June 2006 Film Music CD Reviews

Film Music Editor: Michael McLennan
Managing Editor: Ian Lace
Music Webmaster: Len Mullenger

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Music composed by James Newton Howard
Performed by the Hollywood Studio Symphony
Orchestrated by Brad Dechter and Jeff Atmajian
Conducted by Pete Anthony
Produced by James Newton Howard and Jim Weidman
  Available on Varese Sarabande (VSD 6717)
Running Time: 45:14
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Directed by Joe Roth and starring Samuel Jackson and Julianne Moore, Freedomland is disguised as your average suspense thriller - which is confusing to say the least. After about a third of the film has passed you might find yourself wondering what it is you have missed, because the pieces of the puzzle don’t seem to be assembling themselves anymore. It’s as if the film has given itself up, and your patience is being tested.

But later on we start to comprehend that although the film is poorly narrated, it is in fact trying to tell us something important. The cinematographic details, sombre colouring, and musical choices by composer James Newton Howard all contribute to the delivery of this message, which is of an existential nature and universal in scope. Actually, in a number of ways it is very similar to Clint Eastwood’s tragic Mystic River from 2003.

James Newton Howard’s approach to writing this score seems to be quite similar to that of Eastwood and his Mystic River. Since both films are character driven and much of their soundtracks consumed by the spoken word, a simple melodic gesture is used repetitiously in order to establish contact with an audience. In Eastwood’s case, there are these three repeated notes, C, D, and B, that throughout the film unify the various characters and provoke emotional reflection among the audience. For Freedomland, Newton Howard has cleverly captured the emotional resonance of its characters with nothing more than a natural minor scale – first ascending, and then descending. Eight notes up, seven notes down. It couldn’t possibly be simpler! And there isn’t even a crescendo or decrescendo in the phrase, just even, detached semiquavers in the piano’s higher register. What a main theme! It works wonderfully.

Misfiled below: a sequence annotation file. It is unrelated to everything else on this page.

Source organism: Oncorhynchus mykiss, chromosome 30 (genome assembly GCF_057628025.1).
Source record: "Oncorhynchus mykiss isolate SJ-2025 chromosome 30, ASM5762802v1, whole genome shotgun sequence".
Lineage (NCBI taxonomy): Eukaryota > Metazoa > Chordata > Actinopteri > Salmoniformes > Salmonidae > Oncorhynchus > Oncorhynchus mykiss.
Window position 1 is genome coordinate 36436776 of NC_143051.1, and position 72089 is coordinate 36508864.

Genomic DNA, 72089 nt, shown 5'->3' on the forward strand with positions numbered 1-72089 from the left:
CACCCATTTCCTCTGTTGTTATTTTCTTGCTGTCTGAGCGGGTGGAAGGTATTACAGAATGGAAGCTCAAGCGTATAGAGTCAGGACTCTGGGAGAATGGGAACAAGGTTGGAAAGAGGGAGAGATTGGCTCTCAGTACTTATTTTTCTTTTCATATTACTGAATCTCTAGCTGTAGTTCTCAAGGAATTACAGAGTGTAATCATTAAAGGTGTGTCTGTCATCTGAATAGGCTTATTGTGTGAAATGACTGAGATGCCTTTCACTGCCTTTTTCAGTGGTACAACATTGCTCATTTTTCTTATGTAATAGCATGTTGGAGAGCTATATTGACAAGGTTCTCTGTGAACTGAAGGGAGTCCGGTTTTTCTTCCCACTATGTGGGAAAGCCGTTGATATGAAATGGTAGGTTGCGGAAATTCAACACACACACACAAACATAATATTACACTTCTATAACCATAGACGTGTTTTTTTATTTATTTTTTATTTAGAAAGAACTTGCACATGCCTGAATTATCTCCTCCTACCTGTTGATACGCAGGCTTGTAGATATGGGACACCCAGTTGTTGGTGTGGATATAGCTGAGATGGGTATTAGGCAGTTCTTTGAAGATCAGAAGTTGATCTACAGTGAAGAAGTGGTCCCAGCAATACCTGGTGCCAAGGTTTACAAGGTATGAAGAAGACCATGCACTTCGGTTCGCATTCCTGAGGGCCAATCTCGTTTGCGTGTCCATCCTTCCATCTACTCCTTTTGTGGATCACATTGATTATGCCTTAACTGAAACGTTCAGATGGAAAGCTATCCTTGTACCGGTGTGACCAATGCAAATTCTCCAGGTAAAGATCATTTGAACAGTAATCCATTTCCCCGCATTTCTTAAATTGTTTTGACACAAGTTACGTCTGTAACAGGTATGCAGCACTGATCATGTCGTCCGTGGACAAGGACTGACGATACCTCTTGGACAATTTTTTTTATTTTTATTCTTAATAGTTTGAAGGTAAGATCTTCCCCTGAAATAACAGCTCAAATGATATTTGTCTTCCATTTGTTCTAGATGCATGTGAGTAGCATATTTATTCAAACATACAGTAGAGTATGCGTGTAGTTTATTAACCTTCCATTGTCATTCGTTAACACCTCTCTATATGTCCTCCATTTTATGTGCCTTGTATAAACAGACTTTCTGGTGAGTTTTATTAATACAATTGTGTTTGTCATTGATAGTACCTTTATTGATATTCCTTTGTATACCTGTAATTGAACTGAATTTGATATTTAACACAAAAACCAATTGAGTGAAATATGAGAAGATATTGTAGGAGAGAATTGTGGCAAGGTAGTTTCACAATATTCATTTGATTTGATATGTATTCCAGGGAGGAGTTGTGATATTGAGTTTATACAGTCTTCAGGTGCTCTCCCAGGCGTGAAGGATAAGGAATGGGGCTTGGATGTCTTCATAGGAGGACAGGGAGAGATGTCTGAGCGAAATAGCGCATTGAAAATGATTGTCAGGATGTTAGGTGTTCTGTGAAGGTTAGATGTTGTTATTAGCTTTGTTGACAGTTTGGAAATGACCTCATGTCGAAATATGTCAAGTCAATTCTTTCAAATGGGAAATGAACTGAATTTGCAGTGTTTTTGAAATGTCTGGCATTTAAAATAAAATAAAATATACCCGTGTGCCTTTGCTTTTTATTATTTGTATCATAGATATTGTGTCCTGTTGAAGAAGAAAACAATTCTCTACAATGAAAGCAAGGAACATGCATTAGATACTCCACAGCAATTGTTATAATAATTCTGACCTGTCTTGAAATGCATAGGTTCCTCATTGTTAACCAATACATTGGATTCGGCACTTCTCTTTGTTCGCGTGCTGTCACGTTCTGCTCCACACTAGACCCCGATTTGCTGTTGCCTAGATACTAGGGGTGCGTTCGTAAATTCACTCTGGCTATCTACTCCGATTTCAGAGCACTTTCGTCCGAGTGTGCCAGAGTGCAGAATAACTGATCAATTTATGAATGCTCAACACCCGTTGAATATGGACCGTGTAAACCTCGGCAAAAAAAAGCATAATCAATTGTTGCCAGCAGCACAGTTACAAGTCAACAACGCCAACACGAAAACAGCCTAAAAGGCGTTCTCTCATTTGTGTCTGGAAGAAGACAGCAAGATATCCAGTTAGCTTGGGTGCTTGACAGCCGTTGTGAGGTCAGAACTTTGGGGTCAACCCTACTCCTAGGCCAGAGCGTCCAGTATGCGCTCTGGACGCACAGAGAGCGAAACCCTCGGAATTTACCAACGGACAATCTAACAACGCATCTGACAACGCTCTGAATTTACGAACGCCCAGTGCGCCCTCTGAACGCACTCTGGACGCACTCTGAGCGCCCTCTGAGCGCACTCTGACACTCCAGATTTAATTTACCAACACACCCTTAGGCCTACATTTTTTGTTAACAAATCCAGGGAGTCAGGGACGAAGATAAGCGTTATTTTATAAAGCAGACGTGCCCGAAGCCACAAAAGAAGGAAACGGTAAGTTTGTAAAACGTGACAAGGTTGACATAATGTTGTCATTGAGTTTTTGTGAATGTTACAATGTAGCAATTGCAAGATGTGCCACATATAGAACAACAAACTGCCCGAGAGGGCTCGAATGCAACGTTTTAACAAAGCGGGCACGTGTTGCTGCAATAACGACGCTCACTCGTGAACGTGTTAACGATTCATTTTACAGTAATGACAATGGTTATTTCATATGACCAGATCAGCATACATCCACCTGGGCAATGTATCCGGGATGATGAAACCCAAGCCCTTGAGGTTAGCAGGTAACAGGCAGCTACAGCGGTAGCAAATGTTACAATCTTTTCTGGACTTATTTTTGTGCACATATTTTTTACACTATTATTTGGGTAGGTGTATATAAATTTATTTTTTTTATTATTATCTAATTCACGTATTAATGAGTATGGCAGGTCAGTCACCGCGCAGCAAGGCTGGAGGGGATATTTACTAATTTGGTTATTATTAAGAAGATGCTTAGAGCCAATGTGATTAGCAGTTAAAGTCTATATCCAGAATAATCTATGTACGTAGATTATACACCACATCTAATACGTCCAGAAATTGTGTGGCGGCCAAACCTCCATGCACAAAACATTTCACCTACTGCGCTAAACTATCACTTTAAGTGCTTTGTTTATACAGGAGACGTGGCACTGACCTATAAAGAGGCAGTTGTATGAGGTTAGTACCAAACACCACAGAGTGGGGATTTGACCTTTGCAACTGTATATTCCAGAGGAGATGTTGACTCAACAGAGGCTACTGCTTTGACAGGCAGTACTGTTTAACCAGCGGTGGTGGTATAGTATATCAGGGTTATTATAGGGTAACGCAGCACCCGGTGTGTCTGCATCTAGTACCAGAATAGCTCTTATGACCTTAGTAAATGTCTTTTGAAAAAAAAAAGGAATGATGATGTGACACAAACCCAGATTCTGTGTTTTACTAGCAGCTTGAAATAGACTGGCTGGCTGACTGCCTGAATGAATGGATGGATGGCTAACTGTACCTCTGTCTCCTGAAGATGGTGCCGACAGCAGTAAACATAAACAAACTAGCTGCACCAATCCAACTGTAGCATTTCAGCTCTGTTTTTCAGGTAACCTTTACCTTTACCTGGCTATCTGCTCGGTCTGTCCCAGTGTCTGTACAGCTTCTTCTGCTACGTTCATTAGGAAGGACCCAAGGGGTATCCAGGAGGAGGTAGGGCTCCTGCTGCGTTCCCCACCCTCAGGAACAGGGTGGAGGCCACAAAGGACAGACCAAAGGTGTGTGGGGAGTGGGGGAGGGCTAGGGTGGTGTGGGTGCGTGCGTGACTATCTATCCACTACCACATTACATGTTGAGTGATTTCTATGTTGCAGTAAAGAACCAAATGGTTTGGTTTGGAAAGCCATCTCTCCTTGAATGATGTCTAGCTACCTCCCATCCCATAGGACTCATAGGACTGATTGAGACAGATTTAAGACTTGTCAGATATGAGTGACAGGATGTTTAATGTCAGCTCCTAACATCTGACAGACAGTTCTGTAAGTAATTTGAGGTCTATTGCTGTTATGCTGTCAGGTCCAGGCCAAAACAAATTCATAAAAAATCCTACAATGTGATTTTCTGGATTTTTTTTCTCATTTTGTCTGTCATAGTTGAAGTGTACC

The theme introduces itself towards the end of the main title, and is restated continuously through some of the film’s key scenes. One of these scenes is ‘Freedomland’, which accompanies a montage scene where hundreds of volunteer workers are searching for a missing four year old. This scene is the only place in the film where the music takes the foreground, and is the emotional climax of the soundtrack. It also features prominently in ‘Brenda’s Apartment’, where it finds contrapuntal consolation in the form of a lonely clarinet. And furthermore towards the end of the film in the cues ‘I’ll come see you’ and ‘Riot’, where it appears in a new rhythmic pattern.

Freedomland shows Newton Howard exploiting the instrumentation he knows best, in the genre that he probably does better than anyone else. We have a piano, strings, a synthesizer, a solo clarinet, an electric guitar, and percussion. He combines popular music elements such as electric guitar riffs and drum loops with widely spaced string orchestrations, clarinet solos, and electric drone basses. In a way he has become the innovator of the modern thriller score; his way to score this brand of Hollywood films has become the template which younger composers seem to have followed.

The dynamics of the score work amazingly well. The soft, tender moments featuring elegiac clarinet and piano parts dissolve unexpectedly into heavy guitar riffs and exciting percussion loops, with the piano and clarinet fading seamlessly into the background. It is a superb effort from Newton Howard, although not the ultimate concert experience – which is a given in this type of film. It is music that is meditative more than anything else, thoughtful, and that wishes to uncover the deep ends of the human condition with as few notes as possible.

Mark Rayen Candasamy

Rating: 4

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